This lecture was part of the Divine Disorder Conference on the Conservation of Outsider Folk art that was organized and hosted by NCPTT. The conference was held February 15-16, 2012 on the campus of Northwestern University in Natchitoches, Louisiana.
A Creative Obsession: Materials and Techniques of the Self-Taught Artist James Castle
Identifying the materials of works of art and determining methods of execution through technical study deepens our understanding of an artist’s body of work. Conservators, scientists and historians often have endeavored to identify the materials and techniques of mainstream artists and to develop precise language to articulate their findings. However, this approach rarely has been undertaken for self-taught artists, such as Boise Idaho’s James Castle (1899-1977), who used primarily unconventional and found materials. This paper discusses the first systematic examination of Castle’s art in terms of technical connoisseurship and the scientific investigation of his materials.
Castle’s art—drawings of soot and spit, complex constructions, idiosyncratic books, and whimsical color renderings—embodies a deeply personal vision and artistic language. Previous descriptions of his materials and techniques have been based on his family’s limited recollections of watching him work or on scholarly inference, but these descriptions are incomplete, since Castle—who could not hear, speak or write—left no written records and rarely allowed visitors into his studio. A 2008 retrospective at the Philadelphia Museum of Art allowed for a detailed study of his work and provided new insights into his unique creations.
Close examination of the physical qualities of Castle’s design materials, the tools with which he applied them, and the drawing supports and other paper products he incorporated in his work, revealed his unconventional choices of materials and their properties that were integral, even essential to his artistic result. He developed his own mediums by innovatively using whatever was at hand, including soot mixed with his own saliva, discarded pieces of paper and cardboard, and dyes extracted from colored papers. Practically every material he employed was found in his home environment, from the common household product laundry bluing (a prominent colorant in his art), to the family’s discarded ice cream cartons, to an enormous array of commercial paper products that most likely were obtained from the Castle family’s post office and community store.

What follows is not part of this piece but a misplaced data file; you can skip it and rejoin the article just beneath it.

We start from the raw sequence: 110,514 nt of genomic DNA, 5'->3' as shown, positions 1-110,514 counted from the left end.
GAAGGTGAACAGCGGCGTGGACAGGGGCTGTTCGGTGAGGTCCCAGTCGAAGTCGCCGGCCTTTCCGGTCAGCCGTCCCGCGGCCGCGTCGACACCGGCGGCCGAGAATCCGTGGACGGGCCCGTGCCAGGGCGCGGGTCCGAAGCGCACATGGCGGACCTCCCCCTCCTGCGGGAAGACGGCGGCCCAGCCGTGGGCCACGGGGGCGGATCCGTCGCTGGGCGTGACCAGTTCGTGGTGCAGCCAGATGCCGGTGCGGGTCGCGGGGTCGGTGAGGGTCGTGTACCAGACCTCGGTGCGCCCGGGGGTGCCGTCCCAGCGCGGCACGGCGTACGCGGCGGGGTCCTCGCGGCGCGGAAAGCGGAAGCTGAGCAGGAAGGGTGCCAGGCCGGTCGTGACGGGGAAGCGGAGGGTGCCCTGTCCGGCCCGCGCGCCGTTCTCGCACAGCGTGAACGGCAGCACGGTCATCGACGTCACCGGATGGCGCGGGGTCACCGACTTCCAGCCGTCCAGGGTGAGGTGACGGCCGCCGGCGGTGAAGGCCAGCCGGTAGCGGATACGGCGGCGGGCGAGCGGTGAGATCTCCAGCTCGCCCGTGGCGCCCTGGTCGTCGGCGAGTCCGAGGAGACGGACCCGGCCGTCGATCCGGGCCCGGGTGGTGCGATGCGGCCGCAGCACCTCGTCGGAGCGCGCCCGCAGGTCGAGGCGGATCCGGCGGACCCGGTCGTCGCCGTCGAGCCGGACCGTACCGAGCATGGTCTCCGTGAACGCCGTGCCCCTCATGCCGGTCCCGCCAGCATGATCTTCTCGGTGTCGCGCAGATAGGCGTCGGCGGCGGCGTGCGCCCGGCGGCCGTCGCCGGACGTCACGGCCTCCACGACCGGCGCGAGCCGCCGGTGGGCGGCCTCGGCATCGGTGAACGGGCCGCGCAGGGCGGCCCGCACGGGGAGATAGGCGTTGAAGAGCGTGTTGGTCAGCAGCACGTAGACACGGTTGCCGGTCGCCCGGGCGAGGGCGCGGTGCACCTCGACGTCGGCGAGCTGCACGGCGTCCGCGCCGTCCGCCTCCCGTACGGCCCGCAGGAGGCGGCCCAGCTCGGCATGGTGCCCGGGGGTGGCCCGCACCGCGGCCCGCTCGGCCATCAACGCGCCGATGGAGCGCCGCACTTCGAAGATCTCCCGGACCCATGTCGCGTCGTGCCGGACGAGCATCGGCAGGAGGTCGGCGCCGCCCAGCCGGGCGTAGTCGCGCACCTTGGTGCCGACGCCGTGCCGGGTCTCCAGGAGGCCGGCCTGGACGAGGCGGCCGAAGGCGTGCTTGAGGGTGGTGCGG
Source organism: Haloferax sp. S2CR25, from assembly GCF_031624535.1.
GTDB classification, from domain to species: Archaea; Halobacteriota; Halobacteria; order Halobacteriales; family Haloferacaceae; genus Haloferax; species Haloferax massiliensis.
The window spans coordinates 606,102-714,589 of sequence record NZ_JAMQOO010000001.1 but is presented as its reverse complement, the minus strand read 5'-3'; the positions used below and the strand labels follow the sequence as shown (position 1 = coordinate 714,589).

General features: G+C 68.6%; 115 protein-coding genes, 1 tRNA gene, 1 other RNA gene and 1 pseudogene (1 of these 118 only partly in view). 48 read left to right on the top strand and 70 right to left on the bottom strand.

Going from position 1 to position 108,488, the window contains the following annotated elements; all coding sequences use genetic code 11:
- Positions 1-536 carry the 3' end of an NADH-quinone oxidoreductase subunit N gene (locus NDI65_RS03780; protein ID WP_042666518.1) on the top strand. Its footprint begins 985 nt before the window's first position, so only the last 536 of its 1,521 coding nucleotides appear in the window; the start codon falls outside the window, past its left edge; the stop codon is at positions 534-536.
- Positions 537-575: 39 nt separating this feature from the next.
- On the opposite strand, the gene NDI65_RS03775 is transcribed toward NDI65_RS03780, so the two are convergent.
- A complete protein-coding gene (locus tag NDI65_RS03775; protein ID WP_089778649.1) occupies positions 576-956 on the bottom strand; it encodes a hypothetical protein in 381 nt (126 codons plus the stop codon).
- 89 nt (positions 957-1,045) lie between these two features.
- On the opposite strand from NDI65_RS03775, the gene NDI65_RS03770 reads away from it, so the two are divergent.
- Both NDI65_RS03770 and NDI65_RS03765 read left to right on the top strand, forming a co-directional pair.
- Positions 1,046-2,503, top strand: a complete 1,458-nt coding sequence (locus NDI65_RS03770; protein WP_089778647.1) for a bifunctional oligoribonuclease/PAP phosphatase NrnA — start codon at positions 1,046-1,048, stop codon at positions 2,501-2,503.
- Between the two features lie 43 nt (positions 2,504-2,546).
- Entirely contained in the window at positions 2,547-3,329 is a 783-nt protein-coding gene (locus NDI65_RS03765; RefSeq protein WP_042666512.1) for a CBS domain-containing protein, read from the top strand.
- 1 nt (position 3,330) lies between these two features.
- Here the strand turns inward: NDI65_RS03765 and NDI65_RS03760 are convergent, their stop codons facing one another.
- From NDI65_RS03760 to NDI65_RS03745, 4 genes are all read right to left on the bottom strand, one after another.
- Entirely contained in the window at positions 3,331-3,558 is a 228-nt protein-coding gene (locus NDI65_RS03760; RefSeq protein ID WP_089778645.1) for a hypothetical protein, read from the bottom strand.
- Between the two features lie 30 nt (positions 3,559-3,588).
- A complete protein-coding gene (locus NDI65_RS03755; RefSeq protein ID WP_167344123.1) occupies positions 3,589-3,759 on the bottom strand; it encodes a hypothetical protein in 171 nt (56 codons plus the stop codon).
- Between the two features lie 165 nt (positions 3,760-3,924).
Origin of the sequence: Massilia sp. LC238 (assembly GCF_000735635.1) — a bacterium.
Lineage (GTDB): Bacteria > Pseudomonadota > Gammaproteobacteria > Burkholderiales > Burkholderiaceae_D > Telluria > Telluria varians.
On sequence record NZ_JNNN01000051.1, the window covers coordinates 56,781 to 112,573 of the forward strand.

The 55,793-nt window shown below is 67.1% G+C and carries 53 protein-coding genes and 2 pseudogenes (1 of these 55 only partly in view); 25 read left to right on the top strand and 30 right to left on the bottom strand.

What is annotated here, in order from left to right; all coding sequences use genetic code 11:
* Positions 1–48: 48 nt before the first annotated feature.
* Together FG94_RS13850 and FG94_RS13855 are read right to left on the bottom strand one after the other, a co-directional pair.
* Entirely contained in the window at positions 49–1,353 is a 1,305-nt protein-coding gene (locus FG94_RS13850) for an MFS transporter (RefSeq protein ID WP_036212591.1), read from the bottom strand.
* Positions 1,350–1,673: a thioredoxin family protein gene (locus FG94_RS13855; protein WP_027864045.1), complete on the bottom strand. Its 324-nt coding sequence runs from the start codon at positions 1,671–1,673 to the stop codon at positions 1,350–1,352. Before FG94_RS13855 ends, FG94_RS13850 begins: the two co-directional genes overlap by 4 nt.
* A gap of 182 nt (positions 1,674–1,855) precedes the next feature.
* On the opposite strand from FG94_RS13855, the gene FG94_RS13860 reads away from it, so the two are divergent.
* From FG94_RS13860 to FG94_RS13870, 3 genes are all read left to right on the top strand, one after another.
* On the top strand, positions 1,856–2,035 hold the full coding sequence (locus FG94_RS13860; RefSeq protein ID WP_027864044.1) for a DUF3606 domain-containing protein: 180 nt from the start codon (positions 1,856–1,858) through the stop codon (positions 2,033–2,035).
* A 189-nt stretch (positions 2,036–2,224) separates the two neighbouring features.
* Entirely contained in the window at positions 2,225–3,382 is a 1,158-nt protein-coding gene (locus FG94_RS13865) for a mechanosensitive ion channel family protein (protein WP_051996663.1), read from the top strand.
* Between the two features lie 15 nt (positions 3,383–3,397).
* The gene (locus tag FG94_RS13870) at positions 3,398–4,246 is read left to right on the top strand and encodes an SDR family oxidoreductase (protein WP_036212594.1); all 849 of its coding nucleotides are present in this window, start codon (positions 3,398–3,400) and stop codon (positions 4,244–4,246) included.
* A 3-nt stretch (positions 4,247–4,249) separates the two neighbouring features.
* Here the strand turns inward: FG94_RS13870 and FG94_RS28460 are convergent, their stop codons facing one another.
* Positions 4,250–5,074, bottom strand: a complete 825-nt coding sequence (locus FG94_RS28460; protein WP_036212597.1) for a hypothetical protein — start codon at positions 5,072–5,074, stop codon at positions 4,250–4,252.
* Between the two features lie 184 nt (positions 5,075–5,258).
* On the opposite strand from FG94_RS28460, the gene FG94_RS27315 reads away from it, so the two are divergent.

Scientific investigation using a complement of microanalytical techniques: MFTIR, GCMS, LDMS, HPLC-PDA, SEM-EDS, TEM, PLM, and XRD, confirmed that in addition to his better-known drawing medium of soot and spit, Castle’s palette included soluble dyes extracted from colored paper and commercial laundry bluing, and revealed more conventional drawing materials such as wax crayons and dry pigments typically found in watercolor or tempera. A total of twenty-two colorants were identified including xanthene, disazo and monoazo reds, which first were developed in the later 19th or early 20th century, and would have been available to Castle in such common materials as colored tissue, textiles and magazines. Several of the organic synthetic pigments detected were not marketed until later in the 1930s to 1950s, and are valuable as markers indicating the earliest possible dates for Castle’s works for which no reliable chronology exists. Similarly, the wealth of commercial printed information present on Castle’s found supports (such as food containers) may prove useful in dating individual works.
Scrutiny of his techniques revealed that Castle understood and deliberately exploited the distinctive qualities of the materials he chose, for example, how well the surface of a particular paper would repel or absorb fluid application of his soot and spit ink or the soluble dyes he extracted from certain colored papers. Aspects of his technique can be interpreted within the context of traditional artistic practices, for instance his development of a drawing medium utilizing stove soot is wonderfully personalized yet links him to centuries-old tradition of producing and drawing with carbon black inks. At the same time, his fascinating artistic output is replete with the kind of experimentation and diversity of materials that might be expected from an artist unconstrained by established conventions. As such, the examination of Castle’s art underscored the challenges of deciphering—and describing—complex mixtures of mediums and idiosyncratic techniques, and points to the need for serious and continued technical study of his work, as well as that of other self-taught artists who have expanded the artistic landscape over the past century.
Nancy Ash is Senior Conservator of Works of Art on Paper at the Philadelphia Museum of Art. Her prior research includes a systematic study of watermarks in Rembrandt’s etchings and since 2000 she has worked with a programmer to develop the Conservation Tracker System, a stand alone database for conservation records. She served on the AIC Ethics and Standards Committee that produced the 1994 Code of Ethics and in 1984 was a founding member of the Paper Conservation Catalog. She is a graduate of the Conservation Center of the Institute of Fine Arts, NYU. Her previous work experience includes positions at the Conservation Center for Art and Historic Artifacts, Philadelphia and the National Gallery of Art, Washington DC.